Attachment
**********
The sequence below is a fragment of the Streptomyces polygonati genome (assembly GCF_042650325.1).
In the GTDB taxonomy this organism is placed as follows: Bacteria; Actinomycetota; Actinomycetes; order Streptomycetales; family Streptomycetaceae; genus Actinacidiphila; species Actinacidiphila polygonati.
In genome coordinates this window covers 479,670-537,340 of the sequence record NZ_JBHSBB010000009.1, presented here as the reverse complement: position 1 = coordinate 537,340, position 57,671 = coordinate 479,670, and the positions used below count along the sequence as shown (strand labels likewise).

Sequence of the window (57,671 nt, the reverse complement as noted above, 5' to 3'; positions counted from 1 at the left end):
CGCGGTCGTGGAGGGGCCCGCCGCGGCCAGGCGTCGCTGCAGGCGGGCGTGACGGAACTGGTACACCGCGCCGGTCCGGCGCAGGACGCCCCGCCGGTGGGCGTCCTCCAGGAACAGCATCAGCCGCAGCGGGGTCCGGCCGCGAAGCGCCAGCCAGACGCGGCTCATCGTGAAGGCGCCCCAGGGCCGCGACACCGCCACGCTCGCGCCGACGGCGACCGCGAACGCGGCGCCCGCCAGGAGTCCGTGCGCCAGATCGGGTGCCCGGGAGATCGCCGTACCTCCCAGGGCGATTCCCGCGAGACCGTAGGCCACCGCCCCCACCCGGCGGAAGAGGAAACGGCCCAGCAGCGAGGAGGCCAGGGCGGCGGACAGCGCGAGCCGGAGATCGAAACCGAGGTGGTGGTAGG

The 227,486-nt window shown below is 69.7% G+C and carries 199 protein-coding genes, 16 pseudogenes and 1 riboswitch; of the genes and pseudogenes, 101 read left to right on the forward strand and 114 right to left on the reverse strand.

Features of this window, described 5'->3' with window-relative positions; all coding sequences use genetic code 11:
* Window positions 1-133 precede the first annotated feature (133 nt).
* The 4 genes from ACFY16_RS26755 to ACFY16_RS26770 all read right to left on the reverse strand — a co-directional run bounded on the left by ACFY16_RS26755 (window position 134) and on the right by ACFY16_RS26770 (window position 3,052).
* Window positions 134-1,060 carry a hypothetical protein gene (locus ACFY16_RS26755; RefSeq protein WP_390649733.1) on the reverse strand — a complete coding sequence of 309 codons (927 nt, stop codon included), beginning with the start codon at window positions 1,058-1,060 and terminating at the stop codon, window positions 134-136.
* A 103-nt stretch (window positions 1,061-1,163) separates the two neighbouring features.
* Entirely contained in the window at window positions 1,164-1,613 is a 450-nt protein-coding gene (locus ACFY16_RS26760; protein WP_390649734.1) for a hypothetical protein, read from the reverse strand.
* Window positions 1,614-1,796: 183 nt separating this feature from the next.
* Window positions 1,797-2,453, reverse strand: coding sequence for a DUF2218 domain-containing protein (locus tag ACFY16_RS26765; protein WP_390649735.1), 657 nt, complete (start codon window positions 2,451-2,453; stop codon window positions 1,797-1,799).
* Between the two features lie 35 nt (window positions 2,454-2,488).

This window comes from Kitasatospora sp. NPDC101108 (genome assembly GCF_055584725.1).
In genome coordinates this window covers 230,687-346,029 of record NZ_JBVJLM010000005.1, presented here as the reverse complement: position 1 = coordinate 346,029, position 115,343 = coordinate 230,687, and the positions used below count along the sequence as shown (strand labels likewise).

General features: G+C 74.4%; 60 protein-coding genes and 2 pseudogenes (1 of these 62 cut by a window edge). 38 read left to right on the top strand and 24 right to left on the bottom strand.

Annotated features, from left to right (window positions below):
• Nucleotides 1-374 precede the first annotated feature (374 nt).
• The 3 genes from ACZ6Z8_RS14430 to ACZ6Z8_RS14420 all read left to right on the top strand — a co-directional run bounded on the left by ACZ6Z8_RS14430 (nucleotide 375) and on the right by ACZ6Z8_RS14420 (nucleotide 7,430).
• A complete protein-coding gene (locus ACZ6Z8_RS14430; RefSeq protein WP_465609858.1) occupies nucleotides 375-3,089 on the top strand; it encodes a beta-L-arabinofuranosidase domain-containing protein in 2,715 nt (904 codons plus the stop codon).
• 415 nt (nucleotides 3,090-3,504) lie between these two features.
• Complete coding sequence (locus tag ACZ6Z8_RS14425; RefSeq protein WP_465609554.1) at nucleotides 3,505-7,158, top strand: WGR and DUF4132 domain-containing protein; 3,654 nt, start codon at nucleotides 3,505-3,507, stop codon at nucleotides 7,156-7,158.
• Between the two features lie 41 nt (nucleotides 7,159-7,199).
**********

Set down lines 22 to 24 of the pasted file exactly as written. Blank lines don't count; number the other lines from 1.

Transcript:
• A complete protein-coding gene (locus ACZ6Z8_RS14430; RefSeq protein WP_465609858.1) occupies nucleotides 375-3,089 on the top strand; it encodes a beta-L-arabinofuranosidase domain-containing protein in 2,715 nt (904 codons plus the stop codon).
• 415 nt (nucleotides 3,090-3,504) lie between these two features.
• Complete coding sequence (locus tag ACZ6Z8_RS14425; RefSeq protein WP_465609554.1) at nucleotides 3,505-7,158, top strand: WGR and DUF4132 domain-containing protein; 3,654 nt, start codon at nucleotides 3,505-3,507, stop codon at nucleotides 7,156-7,158.